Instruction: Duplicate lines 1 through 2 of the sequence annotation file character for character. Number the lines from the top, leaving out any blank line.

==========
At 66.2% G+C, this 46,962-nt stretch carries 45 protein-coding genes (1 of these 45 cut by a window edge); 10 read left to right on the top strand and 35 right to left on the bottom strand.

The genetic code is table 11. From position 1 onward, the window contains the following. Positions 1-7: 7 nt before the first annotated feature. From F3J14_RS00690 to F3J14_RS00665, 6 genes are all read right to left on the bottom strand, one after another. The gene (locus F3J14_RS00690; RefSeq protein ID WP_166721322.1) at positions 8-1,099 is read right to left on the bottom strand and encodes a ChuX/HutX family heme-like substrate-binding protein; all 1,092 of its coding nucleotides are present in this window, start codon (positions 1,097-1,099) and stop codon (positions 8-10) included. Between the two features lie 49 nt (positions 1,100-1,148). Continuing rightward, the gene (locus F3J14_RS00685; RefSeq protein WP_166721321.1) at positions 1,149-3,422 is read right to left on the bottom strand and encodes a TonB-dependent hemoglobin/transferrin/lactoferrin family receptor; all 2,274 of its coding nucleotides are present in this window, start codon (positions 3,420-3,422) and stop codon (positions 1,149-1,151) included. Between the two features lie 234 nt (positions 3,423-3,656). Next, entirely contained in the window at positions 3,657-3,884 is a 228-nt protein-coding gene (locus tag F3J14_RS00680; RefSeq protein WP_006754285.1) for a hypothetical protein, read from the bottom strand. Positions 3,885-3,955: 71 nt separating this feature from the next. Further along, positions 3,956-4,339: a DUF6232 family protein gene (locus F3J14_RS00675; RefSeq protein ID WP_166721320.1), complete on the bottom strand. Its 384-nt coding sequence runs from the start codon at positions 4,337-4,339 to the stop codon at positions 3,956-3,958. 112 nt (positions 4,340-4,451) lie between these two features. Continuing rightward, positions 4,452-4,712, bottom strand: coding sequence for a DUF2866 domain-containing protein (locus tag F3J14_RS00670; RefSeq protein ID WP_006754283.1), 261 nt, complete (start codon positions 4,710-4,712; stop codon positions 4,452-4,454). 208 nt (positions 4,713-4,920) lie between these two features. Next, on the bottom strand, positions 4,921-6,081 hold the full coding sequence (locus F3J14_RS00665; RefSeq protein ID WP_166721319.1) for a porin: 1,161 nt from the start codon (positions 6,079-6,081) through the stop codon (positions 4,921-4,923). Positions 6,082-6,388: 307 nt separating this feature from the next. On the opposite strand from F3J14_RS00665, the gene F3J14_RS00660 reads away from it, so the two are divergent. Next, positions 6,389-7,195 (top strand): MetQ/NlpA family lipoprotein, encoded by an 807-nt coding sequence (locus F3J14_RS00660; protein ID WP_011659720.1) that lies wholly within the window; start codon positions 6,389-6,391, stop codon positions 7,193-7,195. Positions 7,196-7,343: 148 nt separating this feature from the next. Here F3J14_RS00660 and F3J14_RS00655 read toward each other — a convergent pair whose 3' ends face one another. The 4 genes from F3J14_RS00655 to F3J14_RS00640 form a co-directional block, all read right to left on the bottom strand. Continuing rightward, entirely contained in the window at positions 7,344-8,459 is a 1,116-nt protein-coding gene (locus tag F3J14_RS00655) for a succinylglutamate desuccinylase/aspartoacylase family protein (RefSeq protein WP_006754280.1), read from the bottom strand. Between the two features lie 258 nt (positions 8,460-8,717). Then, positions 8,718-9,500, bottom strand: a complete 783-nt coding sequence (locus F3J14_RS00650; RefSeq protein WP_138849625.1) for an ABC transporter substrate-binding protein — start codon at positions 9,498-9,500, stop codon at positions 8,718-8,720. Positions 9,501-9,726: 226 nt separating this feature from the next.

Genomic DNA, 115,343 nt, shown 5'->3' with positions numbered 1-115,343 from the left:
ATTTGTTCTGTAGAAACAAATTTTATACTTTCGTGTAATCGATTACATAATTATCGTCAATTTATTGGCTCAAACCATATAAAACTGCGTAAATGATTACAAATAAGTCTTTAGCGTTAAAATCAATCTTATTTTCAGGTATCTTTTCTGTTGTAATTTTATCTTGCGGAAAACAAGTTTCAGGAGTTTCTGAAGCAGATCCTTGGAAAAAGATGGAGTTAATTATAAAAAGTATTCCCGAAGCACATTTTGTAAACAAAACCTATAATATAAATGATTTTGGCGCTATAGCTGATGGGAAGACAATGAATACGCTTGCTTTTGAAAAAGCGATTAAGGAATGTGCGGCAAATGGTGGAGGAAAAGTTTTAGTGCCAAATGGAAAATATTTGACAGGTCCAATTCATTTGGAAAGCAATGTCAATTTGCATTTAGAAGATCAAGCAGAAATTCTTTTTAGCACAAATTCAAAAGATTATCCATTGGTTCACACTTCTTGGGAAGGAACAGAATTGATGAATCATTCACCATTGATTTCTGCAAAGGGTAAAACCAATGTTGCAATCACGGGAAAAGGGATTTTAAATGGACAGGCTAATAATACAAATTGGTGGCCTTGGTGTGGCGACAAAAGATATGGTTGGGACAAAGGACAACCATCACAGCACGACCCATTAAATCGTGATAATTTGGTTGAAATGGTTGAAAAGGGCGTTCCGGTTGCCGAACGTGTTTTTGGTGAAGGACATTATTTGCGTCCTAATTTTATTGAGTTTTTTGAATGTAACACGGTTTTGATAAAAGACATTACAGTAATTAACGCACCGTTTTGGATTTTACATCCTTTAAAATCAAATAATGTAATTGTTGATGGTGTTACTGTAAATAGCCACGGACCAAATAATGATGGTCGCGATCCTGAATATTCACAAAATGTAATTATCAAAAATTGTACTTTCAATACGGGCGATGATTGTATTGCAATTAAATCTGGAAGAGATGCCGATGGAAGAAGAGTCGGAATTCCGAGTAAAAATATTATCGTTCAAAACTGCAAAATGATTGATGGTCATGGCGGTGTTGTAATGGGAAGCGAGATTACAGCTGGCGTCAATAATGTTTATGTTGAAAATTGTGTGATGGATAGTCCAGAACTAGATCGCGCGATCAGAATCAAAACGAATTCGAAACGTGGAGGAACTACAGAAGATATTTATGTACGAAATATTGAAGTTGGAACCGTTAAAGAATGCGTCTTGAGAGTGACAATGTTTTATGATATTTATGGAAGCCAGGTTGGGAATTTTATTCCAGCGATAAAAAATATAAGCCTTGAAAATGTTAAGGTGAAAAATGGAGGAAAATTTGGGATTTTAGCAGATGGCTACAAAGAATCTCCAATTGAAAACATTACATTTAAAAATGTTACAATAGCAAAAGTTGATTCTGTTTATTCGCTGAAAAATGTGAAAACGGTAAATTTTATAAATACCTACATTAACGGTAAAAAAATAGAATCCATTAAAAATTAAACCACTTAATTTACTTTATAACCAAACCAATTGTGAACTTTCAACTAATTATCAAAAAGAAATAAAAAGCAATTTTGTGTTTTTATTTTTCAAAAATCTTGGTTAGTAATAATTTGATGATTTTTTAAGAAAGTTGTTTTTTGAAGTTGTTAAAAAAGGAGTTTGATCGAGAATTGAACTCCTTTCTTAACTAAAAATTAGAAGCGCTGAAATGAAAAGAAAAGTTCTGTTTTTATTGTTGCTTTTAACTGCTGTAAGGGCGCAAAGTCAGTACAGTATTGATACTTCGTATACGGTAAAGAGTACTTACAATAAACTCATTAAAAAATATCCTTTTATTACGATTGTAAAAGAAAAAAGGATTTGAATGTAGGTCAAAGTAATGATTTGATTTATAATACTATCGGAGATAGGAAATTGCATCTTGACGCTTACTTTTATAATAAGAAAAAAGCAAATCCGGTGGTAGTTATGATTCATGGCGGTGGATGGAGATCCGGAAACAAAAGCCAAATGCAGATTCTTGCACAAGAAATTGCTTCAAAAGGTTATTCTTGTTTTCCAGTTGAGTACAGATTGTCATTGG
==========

At 66.2% G+C, this 46,962-nt stretch carries 45 protein-coding genes (1 of these 45 cut by a window edge); 10 read left to right on the top strand and 35 right to left on the bottom strand.

The genetic code is table 11. From position 1 onward, the window contains the following. Positions 1-7: 7 nt before the first annotated feature. From F3J14_RS00690 to F3J14_RS00665, 6 genes are all read right to left on the bottom strand, one after another. The gene (locus F3J14_RS00690; RefSeq protein ID WP_166721322.1) at positions 8-1,099 is read right to left on the bottom strand and encodes a ChuX/HutX family heme-like substrate-binding protein; all 1,092 of its coding nucleotides are present in this window, start codon (positions 1,097-1,099) and stop codon (positions 8-10) included. Between the two features lie 49 nt (positions 1,100-1,148). Continuing rightward, the gene (locus F3J14_RS00685; RefSeq protein WP_166721321.1) at positions 1,149-3,422 is read right to left on the bottom strand and encodes a TonB-dependent hemoglobin/transferrin/lactoferrin family receptor; all 2,274 of its coding nucleotides are present in this window, start codon (positions 3,420-3,422) and stop codon (positions 1,149-1,151) included. Between the two features lie 234 nt (positions 3,423-3,656). Next, entirely contained in the window at positions 3,657-3,884 is a 228-nt protein-coding gene (locus tag F3J14_RS00680; RefSeq protein WP_006754285.1) for a hypothetical protein, read from the bottom strand. Positions 3,885-3,955: 71 nt separating this feature from the next. Further along, positions 3,956-4,339: a DUF6232 family protein gene (locus F3J14_RS00675; RefSeq protein ID WP_166721320.1), complete on the bottom strand. Its 384-nt coding sequence runs from the start codon at positions 4,337-4,339 to the stop codon at positions 3,956-3,958. 112 nt (positions 4,340-4,451) lie between these two features. Continuing rightward, positions 4,452-4,712, bottom strand: coding sequence for a DUF2866 domain-containing protein (locus tag F3J14_RS00670; RefSeq protein ID WP_006754283.1), 261 nt, complete (start codon positions 4,710-4,712; stop codon positions 4,452-4,454). 208 nt (positions 4,713-4,920) lie between these two features. Next, on the bottom strand, positions 4,921-6,081 hold the full coding sequence (locus F3J14_RS00665; RefSeq protein ID WP_166721319.1) for a porin: 1,161 nt from the start codon (positions 6,079-6,081) through the stop codon (positions 4,921-4,923). Positions 6,082-6,388: 307 nt separating this feature from the next. On the opposite strand from F3J14_RS00665, the gene F3J14_RS00660 reads away from it, so the two are divergent. Next, positions 6,389-7,195 (top strand): MetQ/NlpA family lipoprotein, encoded by an 807-nt coding sequence (locus F3J14_RS00660; protein ID WP_011659720.1) that lies wholly within the window; start codon positions 6,389-6,391, stop codon positions 7,193-7,195. Positions 7,196-7,343: 148 nt separating this feature from the next. Here F3J14_RS00660 and F3J14_RS00655 read toward each other — a convergent pair whose 3' ends face one another. The 4 genes from F3J14_RS00655 to F3J14_RS00640 form a co-directional block, all read right to left on the bottom strand. Continuing rightward, entirely contained in the window at positions 7,344-8,459 is a 1,116-nt protein-coding gene (locus tag F3J14_RS00655) for a succinylglutamate desuccinylase/aspartoacylase family protein (RefSeq protein WP_006754280.1), read from the bottom strand. Between the two features lie 258 nt (positions 8,460-8,717). Then, positions 8,718-9,500, bottom strand: a complete 783-nt coding sequence (locus F3J14_RS00650; RefSeq protein WP_138849625.1) for an ABC transporter substrate-binding protein — start codon at positions 9,498-9,500, stop codon at positions 8,718-8,720. Positions 9,501-9,726: 226 nt separating this feature from the next.